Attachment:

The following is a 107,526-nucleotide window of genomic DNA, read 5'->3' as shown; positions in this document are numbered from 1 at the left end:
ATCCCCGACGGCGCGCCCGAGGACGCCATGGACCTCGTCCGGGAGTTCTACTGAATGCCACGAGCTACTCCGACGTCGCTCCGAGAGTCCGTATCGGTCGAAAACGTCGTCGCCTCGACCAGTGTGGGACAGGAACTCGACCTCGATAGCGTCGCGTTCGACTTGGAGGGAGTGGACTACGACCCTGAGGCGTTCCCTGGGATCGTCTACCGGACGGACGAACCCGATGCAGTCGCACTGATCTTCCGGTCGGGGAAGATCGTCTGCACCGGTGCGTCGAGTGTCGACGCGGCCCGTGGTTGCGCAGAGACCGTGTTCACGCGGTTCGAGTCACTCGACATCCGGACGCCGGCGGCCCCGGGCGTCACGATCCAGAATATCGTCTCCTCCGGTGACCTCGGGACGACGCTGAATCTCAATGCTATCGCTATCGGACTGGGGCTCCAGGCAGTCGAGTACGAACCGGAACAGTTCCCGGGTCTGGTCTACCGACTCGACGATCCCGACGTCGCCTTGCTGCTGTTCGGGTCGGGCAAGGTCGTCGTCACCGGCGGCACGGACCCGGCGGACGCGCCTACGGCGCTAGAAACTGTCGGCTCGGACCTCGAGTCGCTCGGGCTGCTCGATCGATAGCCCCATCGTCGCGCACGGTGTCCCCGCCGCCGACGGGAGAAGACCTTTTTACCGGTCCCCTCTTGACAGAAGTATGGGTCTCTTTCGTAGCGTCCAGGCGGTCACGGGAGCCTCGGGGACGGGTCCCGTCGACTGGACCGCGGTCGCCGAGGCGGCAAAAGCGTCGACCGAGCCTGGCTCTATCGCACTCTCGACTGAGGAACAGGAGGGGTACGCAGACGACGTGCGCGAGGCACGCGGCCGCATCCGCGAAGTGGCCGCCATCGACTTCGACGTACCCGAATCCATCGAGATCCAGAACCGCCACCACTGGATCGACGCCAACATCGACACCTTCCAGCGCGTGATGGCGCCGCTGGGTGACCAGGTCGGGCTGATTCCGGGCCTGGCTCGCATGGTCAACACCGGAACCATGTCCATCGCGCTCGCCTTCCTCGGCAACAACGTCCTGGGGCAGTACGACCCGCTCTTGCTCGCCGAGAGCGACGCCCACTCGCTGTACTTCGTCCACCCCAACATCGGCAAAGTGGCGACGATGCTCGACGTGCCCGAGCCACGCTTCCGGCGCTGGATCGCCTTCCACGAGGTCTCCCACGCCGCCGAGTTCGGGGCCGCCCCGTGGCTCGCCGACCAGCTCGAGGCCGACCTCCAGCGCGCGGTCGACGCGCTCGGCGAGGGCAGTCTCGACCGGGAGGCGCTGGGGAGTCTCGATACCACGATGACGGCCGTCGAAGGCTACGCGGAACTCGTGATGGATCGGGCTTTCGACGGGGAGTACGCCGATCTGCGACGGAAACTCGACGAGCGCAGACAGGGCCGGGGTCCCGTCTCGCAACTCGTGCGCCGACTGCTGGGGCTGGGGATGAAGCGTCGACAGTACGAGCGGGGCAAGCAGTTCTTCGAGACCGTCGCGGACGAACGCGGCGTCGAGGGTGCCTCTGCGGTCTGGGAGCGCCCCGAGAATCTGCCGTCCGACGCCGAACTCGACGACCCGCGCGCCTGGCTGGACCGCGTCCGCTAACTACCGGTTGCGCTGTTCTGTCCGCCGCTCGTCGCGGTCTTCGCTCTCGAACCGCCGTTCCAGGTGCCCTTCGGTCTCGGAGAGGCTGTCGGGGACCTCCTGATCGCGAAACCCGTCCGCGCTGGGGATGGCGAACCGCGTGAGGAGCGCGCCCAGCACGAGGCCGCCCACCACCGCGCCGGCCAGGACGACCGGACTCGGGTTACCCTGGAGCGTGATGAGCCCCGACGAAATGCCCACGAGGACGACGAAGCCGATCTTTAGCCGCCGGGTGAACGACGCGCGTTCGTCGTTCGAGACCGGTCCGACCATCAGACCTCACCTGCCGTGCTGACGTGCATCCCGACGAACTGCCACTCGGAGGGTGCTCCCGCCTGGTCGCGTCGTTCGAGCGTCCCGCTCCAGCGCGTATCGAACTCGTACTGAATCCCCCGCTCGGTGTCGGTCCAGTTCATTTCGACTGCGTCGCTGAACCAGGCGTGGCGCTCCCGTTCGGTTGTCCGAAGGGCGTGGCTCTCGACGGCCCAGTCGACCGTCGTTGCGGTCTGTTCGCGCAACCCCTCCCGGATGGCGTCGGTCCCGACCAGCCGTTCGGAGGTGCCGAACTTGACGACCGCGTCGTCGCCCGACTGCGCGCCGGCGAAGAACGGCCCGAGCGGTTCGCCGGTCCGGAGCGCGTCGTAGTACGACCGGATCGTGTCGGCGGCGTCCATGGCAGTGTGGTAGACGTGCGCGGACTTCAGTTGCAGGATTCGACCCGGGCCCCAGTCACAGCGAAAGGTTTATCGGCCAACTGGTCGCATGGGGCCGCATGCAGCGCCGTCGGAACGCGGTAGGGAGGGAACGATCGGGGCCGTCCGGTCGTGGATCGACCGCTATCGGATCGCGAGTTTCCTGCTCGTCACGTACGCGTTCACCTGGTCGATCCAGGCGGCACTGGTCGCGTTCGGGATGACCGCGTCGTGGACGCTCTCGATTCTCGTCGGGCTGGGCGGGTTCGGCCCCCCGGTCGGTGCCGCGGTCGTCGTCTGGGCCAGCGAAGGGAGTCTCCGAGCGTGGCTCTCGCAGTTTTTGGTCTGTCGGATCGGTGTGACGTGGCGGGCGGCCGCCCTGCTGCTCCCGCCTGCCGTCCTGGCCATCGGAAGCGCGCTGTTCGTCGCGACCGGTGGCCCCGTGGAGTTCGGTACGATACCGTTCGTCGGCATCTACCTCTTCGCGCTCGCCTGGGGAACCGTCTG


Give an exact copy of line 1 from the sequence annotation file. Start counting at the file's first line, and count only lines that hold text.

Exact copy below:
The following is a 107,526-nucleotide window of genomic DNA, read 5'->3' as shown; positions in this document are numbered from 1 at the left end: